By June

The post mortems have been flowing non stop for Senator Hillary Clinton since her major defeat in North Carolina and razor thin victory in Indiana on Tuesday night. This even as the candidate herself has turned to West Virginia and continued along the trail.

But while people across the political chattering class are typing away about the end of Clinton’s presidential bid, the post mortems I find most interesting are those coming from within.

Not that any of them have any particular monopoly on believability. Rachel Maddow nailed it when she noted that Clinton hasn’t had a logical reason to stay in the race for a very long time, so why should now be all that different?

In fact, it’s not all that different. That’s the ironic thing about Indiana and North Carolina; the math didn’t shift there, the statistical probabilities weren’t settled in the home of the Hoosiers and the land of the Tarheels, but instead two months ago deep in the heart of Texas.

After suffering a crippling string of blowout defeats, it was in the “Mini Super Tuesday” states of Texas, Ohio, Rhode Island, and Vermont where Hillary needed positively crushing victories in order to pull her candidacy back into the realm of viability. When she lost the Texas Two Step, she lost the nomination.

The issue with Indiana and North Carolina was not that the math got terribly worse for Clinton (it did, but by then it had always been bad), but instead that the media finally began reporting on the mathematical situation in earnest.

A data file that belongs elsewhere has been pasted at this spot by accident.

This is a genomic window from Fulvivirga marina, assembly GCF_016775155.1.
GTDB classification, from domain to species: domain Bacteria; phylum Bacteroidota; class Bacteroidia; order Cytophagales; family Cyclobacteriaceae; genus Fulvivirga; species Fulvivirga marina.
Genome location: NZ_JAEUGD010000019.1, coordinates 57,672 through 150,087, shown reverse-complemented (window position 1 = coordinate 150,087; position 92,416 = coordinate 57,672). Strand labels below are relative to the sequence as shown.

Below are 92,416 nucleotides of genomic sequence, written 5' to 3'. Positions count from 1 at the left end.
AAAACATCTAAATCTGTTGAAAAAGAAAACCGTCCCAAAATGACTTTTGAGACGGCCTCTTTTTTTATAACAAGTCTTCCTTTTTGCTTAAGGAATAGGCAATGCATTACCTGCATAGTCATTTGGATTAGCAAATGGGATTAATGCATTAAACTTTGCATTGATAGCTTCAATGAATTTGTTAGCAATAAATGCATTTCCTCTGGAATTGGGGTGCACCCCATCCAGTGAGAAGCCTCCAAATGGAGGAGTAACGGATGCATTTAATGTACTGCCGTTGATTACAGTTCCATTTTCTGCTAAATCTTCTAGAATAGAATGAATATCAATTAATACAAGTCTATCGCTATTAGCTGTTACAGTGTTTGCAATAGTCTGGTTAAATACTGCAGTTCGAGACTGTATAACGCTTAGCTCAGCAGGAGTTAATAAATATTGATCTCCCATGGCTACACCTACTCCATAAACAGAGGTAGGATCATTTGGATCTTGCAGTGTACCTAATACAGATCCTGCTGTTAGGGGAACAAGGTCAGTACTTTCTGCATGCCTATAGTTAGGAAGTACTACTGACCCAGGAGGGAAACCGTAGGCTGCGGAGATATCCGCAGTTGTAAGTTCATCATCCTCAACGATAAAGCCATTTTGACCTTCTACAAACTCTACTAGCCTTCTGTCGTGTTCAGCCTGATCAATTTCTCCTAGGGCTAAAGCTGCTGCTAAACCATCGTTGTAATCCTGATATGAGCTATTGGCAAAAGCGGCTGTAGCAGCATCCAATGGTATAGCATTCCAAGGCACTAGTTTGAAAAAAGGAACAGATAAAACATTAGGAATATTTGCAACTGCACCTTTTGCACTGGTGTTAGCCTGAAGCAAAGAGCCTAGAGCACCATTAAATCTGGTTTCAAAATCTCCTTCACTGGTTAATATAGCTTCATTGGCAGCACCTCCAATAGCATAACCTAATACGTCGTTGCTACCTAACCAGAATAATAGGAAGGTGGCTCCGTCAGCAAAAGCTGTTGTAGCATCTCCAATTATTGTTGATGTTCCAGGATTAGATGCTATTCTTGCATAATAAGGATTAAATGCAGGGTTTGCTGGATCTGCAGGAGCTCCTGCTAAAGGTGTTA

That’s not to say that the media hadn’t been critical of her chances before; there were never any shortage of voices out there to say to remind people and her campaign of the statistical improbability of her nomination. They’ve just ignored it…

Until now.

Not long after the Tuesday primaries, one Clinton staffer had leaked for the first time something that went antithetical to probably the most consistent part of Clinton’s message, “We’re taking it to Denver.” That staffer suggested that the fight for the Democratic nomination would not end in August but in June.

This alone was significant, but what is more significant is hearing it coming from Terrry McAuliffe’s on mouth.

No, he didn’t say that his candidate was going to be the one leaving the race come June, but, this flies in the face of the one thing that LA Times staff writer Peter Wallsten insists should be the single biggest factor in the Clinton campaign’s continuing strategy; making the race go longer.

This may not be an option, of course. We’ve heard about countless money woes; that unlike after Pennsylvania, the Clinton team is not reporting a major spike in fundraising, and she recently loaned her campaign in excess of six million dollars. Further, I’ve heard rumors that she’s actually considering loaningĀ  herself even more.

In any case, the big take away point here is that up until now we’ve been very, very lucky if we’ve heard independent Democrats talk about the primary ending no later than June. Now, members of Team Clinton are even getting behind that narrative.

We may be able to pull this crashing monstrosity out of the nosedive yet.

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